With the refining process, it is not necessary to also shred the X-ray film.
Mexico, MO (Vocus/PRWEB) February 18, 2011
Recently, refining and recycling companies have questioned the definition of X-ray destruction in accordance with the HITECH bill passed a year ago in order to remain compliant with government regulations. In particular the topic of whether or not X-ray shredding was required was under question. Healthcare organizations recently reported to Arch Enterprises that some companies were mistakenly reporting that shredding was necessary in order to fully destroy the materials. As a result, hospital and healthcare organizations were spending extra money on this service when it turned out to be unnecessary.
Arch Enterprises recently reviewed the policies set forth in the HITECH bill, and according to the rules and regulations set forth by the Health Insurance Portability and Accountability Act (HIPAA) and the Health Information Technology for Economic and Clinical Health Act (HITECH), X-ray film must be destroyed in a manner to where it cannot be reconstructed. While some recycling companies do shred the X-ray film, precious metal refiners that recover silver do not have to shred it during the X-ray refining process.
“Many healthcare facilities that have X-ray film are now more concerned about the specifics of the destruction regulations since the government issued the HITECH Act,” said Stacy Slater, national sales manager for Arch Enterprises. “The HITECH Act actually has very little to do with the X-ray film that precious metal refineries handle. It is more about how hospitals and clinics handle their digital patient information. As long as the X-ray film and patient information is destroyed in a manner to which it cannot be reconstructed and you receive all the necessary documentation of destruction, you are in compliance with the law. Companies like Arch Enterprises destroy the X-ray film according to HIPAA regulations and refines the silver from the film without the added step of shredding the materials.”
Hospitals and clinics follow their own state and internal rules and regulations for X-ray storing and removal. However, organizations need to secure refiners that abide by the laws set by HIPAA and HITECH for X-ray refining and destruction. X-ray film needs to be handled in a timely manner and kept under lock-and-key. Refiners should then present Certificates of Destruction confirming that the proper process was taken to destroy this sensitive information. The companies also should offer documentation of general liability and environmental insurance policies. While shredding and refining are both destructive processes, companies like Arch Enterprises use a refining technique to recover the silver from the X-ray film and gives returns based on the amount of silver recovered.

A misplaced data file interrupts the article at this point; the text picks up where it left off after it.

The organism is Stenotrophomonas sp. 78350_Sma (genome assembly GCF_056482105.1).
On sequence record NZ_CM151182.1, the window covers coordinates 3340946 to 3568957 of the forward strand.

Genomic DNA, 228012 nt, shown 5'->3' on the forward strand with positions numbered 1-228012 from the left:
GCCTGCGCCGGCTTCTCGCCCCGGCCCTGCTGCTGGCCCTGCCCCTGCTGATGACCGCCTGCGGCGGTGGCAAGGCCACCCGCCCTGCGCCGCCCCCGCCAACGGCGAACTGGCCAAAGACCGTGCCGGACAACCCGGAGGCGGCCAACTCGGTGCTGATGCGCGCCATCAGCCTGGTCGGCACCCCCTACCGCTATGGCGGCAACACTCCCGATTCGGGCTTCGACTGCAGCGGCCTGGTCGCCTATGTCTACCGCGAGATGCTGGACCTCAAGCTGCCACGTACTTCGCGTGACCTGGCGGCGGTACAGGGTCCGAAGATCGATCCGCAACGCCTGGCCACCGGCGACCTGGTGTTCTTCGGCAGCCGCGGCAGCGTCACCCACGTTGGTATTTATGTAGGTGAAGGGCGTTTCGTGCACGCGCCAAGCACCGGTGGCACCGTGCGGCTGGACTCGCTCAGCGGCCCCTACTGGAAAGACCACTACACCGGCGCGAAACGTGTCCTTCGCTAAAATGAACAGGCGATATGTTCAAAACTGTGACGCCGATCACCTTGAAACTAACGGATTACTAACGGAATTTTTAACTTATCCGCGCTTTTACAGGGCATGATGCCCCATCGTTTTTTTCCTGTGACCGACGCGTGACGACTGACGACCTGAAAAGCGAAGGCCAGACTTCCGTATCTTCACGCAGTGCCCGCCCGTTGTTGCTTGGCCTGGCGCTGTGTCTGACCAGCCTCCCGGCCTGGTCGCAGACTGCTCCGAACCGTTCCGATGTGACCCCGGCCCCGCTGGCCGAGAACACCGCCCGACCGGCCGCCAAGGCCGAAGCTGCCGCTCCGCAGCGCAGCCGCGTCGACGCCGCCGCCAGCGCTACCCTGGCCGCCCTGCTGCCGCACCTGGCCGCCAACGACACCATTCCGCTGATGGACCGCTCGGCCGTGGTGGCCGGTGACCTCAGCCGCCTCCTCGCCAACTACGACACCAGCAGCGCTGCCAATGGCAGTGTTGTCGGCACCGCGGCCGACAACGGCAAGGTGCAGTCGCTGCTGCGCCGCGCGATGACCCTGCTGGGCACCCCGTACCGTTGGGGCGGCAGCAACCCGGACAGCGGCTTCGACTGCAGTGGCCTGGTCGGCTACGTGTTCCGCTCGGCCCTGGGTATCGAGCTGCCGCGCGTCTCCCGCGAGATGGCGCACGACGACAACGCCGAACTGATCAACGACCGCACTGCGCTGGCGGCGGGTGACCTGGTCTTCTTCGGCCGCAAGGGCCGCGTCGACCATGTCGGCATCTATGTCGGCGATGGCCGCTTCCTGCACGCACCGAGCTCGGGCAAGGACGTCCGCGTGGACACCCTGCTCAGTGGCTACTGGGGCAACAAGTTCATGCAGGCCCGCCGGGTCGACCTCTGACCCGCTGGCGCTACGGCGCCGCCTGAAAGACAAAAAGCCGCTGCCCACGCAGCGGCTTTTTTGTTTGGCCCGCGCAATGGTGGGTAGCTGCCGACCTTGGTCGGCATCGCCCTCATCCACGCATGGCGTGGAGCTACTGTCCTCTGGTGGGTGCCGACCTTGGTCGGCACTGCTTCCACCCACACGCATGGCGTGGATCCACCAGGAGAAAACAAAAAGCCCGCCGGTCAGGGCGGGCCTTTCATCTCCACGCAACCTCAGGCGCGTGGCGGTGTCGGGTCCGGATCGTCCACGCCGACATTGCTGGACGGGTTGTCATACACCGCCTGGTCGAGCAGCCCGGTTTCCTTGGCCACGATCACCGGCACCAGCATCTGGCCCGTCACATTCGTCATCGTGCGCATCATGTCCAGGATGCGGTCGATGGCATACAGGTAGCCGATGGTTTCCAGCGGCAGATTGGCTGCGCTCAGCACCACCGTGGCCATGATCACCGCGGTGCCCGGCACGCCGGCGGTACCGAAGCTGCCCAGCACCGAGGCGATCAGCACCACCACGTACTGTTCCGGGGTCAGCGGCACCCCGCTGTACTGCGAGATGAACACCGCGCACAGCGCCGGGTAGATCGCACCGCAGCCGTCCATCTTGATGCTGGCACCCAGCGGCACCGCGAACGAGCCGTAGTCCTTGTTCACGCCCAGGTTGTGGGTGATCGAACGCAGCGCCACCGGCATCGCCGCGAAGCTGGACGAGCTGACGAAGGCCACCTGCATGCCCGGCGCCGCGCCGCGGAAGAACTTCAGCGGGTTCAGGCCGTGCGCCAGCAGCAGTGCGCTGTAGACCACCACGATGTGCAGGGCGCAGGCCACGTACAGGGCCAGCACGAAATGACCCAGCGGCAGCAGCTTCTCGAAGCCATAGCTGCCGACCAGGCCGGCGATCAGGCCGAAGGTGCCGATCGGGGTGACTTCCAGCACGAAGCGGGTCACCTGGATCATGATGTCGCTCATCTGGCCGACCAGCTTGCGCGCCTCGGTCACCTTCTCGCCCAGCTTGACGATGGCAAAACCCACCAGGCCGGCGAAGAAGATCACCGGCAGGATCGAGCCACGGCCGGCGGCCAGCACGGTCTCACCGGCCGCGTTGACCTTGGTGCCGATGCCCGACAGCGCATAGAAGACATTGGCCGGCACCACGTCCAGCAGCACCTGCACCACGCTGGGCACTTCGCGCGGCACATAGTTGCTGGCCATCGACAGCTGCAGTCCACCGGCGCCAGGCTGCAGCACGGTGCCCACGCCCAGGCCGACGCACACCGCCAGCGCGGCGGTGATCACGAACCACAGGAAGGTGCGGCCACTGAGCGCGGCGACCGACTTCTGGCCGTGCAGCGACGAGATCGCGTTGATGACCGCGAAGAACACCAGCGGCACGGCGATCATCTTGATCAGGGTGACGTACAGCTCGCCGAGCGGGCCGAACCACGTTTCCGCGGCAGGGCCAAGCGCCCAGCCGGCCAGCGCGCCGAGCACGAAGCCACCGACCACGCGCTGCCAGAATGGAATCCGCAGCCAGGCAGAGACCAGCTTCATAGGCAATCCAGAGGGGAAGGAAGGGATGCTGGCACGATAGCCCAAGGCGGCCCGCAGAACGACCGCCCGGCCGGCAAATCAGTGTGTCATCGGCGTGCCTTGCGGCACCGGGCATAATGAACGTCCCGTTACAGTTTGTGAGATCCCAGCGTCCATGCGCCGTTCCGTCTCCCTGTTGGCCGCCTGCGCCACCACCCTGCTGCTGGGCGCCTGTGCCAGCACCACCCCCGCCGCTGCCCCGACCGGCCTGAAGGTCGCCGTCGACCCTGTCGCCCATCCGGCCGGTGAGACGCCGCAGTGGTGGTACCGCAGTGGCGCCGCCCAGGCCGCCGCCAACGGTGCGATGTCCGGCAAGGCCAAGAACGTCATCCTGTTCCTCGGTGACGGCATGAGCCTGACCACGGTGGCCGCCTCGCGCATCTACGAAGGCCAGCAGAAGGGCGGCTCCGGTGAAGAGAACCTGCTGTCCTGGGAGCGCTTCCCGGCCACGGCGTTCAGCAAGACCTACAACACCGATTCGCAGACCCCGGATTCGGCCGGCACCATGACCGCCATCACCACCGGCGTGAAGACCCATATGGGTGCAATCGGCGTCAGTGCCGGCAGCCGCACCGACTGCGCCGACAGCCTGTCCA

“It is our business to keep up-to-date on all laws concerning X-ray film destruction. Most likely, shredding companies will destroy the X-ray film either for free or for a fee and then have it refined in large amounts. Eight of the top 100 hospitals in the country work directly with Arch Enterprises for X-ray film destruction and silver recovery and enjoy the benefits of working directly with a refiner while remaining compliant in their X-ray destruction processes. Our experienced team takes every precaution necessary to ensure that the X-ray materials are disposed in accordance to government regulations and in an environmentally friendly manner,” said Slater.
Arch Enterprises maintains an A+ rating by the Better Business Bureau and is affiliated with several professional associations including the National Association for Information Destruction (NAID) and the National Association of Dental Laboratories (NADL). The company provides X-ray refining services nationwide and can help arrange freight for large shipments. Arch also performs on-site purging of X-ray film in eight states including Alabama, Northern Florida, Illinois, Iowa, Kansas, Missouri, Oklahoma and Tennessee. More information about X-ray recycling and disposal or X-ray film refining estimates can be requested by calling 1-800-835-0478 or by visiting http://www.archenterprises.com.
About Arch Enterprises
Arch Enterprises is one of the nation's leading precious metal refineries. Located in the heart of Missouri, Arch Enterprises became incorporated in 1997 and provides recovery services for all scrap precious metal materials including gold, platinum, silver, palladium, rhodium, iridium and ruthenium. Arch Enterprises performs extraction services for the photo, medical, dental and jewelry industries but also works with consumers on a regular basis to recover metals from old coins, flatware, jewelry and other decorative pieces. Chemical manufacturing and plating companies also rely on Arch Enterprises, as one of few precious metal refineries in the U.S. that offers recycling services for metal-containing chemical catalysts. For more information about Arch Enterprises or to receive a quote for metal refining services, visit http://www.archenterprises.com or call 1-800-835-0478.